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A quiet hush filled the room. The only sound that could now be heard came from the examining room down the hall.

A ghastly disharmony of what began as a meow but mutated into an unrecognizable grouse of a warning sent a chill through even the most gallant of dogs. What was once a bustling chamber of miniscule meows and boisterous barks, quickly diminished to a noiseless compartment of cowardliness. The pets and their humans, paralyzed with either fear or confusion, undoubtedly questioned if they should remain in the building. Surely what was happening in the room down the hall was harrowing, though, not for the cat, but for the staff.

“Do not EVER bring this cat back to our office again!” My husband, who was my boyfriend at the time, was told by the veterinarian clinic that his 6 month old feline was to never grace the threshold of their door again. It is unclear as to what exactly transpired in the examining room that day. However, claws, teeth, and deep pits for feline eyes were most likely involved.

Fast forward almost twenty years. Moses, our dog, has had to adjust to his fair share of pet additions. From rats to chickens, he has mastered the art of self control. I attribute this honorable quality to Aaron, the cat in the examining room twenty years ago.

Moses and Aaron. Those names made a great team in the bible. Not so great a team in the Mayfield home,… at least at first. Aaron was always a part of the Mayfield home. And then…”he” came along. The energetic puppyhood was more than Aaron could bear. She had no time for the playful antics of a seemingly unnecessary creature. He stole her food, was too curious of her bathroom behaviors, and placed his wet nose in her personal space more than any creature should.

Due to the initial few years of intimidation, Aaron is the reason our “pet formula” has always been balanced. It would normally be a difficult matter to ensure that a dog could cohabitate with a variety of pets. When you place a hunting dog in the midst of prey, it is reasonable to assume the obvious outcome. Most instances such as these would end, well, not on a positive note for the prey. The Mayfield home has never had to experience this due to the persisting discipline of one cat.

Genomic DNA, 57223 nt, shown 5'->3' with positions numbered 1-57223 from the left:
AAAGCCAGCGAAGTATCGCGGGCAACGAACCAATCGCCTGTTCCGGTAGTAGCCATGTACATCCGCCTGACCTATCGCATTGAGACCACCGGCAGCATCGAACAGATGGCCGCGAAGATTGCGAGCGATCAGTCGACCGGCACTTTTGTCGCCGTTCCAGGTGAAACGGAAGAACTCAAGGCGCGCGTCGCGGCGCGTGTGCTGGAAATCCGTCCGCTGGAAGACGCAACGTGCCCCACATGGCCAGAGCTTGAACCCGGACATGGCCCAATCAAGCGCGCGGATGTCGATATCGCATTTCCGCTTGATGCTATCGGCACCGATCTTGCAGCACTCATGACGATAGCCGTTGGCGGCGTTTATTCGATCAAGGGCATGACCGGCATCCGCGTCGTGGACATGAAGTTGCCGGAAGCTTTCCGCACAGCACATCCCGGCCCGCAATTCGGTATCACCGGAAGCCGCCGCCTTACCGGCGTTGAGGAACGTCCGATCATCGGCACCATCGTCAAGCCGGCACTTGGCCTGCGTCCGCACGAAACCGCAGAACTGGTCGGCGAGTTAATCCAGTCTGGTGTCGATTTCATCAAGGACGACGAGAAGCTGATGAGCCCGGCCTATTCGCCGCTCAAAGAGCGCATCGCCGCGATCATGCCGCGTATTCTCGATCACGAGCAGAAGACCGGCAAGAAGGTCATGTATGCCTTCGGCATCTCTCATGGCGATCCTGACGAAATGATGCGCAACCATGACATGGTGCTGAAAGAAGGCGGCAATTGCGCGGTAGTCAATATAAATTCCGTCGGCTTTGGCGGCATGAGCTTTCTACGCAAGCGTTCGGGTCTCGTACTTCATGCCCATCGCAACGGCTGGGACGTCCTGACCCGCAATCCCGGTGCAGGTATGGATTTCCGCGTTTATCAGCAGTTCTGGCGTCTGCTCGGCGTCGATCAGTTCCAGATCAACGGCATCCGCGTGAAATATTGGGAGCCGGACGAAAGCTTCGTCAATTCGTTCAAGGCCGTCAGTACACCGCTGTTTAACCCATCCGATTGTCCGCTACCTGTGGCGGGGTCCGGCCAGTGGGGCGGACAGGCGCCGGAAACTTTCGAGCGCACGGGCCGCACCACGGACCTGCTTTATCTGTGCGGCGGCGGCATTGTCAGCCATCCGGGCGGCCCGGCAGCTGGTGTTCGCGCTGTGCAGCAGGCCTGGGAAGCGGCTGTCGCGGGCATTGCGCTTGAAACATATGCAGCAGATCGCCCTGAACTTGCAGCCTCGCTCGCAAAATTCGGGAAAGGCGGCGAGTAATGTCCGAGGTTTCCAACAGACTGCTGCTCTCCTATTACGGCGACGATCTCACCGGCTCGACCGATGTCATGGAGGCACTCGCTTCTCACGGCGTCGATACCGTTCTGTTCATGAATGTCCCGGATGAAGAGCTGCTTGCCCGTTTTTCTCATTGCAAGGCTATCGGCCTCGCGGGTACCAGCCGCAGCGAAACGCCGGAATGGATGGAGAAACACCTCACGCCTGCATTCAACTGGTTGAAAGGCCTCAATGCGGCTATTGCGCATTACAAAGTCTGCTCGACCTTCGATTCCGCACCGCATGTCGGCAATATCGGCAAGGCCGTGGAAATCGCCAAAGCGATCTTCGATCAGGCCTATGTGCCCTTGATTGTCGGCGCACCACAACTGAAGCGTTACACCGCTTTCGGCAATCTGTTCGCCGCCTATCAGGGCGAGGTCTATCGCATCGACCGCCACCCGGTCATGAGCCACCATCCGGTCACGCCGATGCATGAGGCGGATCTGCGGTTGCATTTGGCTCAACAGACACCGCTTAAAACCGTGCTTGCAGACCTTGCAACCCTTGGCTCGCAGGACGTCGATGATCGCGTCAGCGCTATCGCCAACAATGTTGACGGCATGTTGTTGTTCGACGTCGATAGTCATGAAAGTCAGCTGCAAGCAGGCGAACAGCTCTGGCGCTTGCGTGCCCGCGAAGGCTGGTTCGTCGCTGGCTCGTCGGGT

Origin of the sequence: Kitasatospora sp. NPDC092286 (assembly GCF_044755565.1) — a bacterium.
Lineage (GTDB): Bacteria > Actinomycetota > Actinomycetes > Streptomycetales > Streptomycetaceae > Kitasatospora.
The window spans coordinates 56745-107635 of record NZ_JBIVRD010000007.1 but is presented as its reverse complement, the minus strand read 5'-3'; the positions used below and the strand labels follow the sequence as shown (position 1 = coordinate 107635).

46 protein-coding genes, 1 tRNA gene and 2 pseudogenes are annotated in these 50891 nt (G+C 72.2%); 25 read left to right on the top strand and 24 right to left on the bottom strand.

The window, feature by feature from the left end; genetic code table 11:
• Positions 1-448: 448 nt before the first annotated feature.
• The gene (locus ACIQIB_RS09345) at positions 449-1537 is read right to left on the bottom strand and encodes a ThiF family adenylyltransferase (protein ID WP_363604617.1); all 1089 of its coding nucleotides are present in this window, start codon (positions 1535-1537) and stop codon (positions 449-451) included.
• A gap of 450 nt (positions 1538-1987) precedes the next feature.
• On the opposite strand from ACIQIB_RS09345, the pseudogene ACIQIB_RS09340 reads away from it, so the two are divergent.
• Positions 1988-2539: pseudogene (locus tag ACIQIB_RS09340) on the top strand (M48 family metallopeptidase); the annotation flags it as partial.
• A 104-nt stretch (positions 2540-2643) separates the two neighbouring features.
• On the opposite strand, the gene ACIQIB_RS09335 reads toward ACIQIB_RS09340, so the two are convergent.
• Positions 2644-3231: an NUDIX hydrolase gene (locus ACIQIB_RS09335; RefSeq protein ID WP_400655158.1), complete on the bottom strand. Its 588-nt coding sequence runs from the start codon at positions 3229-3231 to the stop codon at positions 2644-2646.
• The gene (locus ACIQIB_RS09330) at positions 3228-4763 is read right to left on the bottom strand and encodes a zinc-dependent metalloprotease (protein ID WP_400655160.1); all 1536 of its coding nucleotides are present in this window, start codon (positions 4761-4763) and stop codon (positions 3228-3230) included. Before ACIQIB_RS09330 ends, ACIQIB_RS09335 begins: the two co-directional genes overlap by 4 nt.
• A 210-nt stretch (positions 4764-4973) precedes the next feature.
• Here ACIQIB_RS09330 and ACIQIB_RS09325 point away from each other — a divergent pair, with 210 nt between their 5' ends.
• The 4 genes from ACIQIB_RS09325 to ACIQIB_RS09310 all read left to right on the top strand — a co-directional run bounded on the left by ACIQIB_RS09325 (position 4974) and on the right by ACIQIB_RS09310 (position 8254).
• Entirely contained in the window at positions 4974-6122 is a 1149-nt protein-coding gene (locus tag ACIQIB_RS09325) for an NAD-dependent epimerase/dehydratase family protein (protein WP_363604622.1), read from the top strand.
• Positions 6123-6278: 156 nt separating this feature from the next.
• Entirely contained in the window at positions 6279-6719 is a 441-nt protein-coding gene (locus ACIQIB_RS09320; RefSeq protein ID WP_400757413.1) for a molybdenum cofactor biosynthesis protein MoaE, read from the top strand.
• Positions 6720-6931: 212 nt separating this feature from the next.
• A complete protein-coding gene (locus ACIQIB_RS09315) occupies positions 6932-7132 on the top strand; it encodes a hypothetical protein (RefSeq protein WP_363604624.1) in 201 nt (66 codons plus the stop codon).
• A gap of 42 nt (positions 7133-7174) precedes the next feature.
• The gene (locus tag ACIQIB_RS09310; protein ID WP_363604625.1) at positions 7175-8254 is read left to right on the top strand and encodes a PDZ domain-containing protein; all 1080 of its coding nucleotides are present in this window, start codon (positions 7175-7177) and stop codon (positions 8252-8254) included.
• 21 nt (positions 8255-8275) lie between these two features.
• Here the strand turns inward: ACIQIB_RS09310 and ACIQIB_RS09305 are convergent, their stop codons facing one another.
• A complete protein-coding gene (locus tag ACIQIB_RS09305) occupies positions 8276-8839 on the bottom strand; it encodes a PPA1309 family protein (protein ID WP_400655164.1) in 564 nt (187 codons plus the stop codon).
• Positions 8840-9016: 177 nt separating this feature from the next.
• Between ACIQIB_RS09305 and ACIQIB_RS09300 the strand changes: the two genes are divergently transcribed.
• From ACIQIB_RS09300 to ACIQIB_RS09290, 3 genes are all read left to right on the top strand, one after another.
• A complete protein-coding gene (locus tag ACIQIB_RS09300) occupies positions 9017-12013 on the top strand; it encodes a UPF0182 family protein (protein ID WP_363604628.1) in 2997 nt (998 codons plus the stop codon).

From the time Moses graced her presence, Aaron ensured he knew to whom he must answer. Oftentimes, a simple low “meow” reminded Moses he had crossed a boundary. Sometimes, he needed more. A batting paw to the snout once or twice…or seven or eight times, reminded him he had REALLY crossed a boundary. I would like to take the credit for his dutiful submission to his humans and other animals. However, most of this credit must be given to Aaron.

I wish it was this simple for humans. It is our nature to want to do what we want to do. It is in our blood to desire our own will. Submission? How dare someone mention the very word! If we could take a few lessons from a dog and a cat, we would learn that submission makes our lives…well, work!

Submission, although some women often cringe at the word, makes a marriage work. If that cringe is on your face at the moment, I challenge you to do a thorough biblical study on God’s true intention for this concept. It is a beautiful thing when a man submits to God and loves his wife as Christ loves the church. It is a beautiful thing when a woman submits to a husband who is submitting to God and allows him to be the spiritual leader as he was intended.

Submission makes all relationships work. Whether it is husband to wife, or human to human, to honor one another above oneself is to grasp a Godly concept.  “Be devoted to one another in love. Honor one another above yourselves.”  Romans 12:10.

So, the Mayfield home, with all its bustling furry and feathery members, is able to remain “balanced”, so to speak. Neighbors often drive by rather slowly when they see a hunting dog standing comfortably and dutifully in the midst of foraging chickens. Because of the feline tutoring sessions on submission for many years, Moses has been able to live amongst an ironic array of animals.

If only humans were that smart!


* Some portions of this post were taken from excerpts from my short story, “Lessons From a Pointer” at

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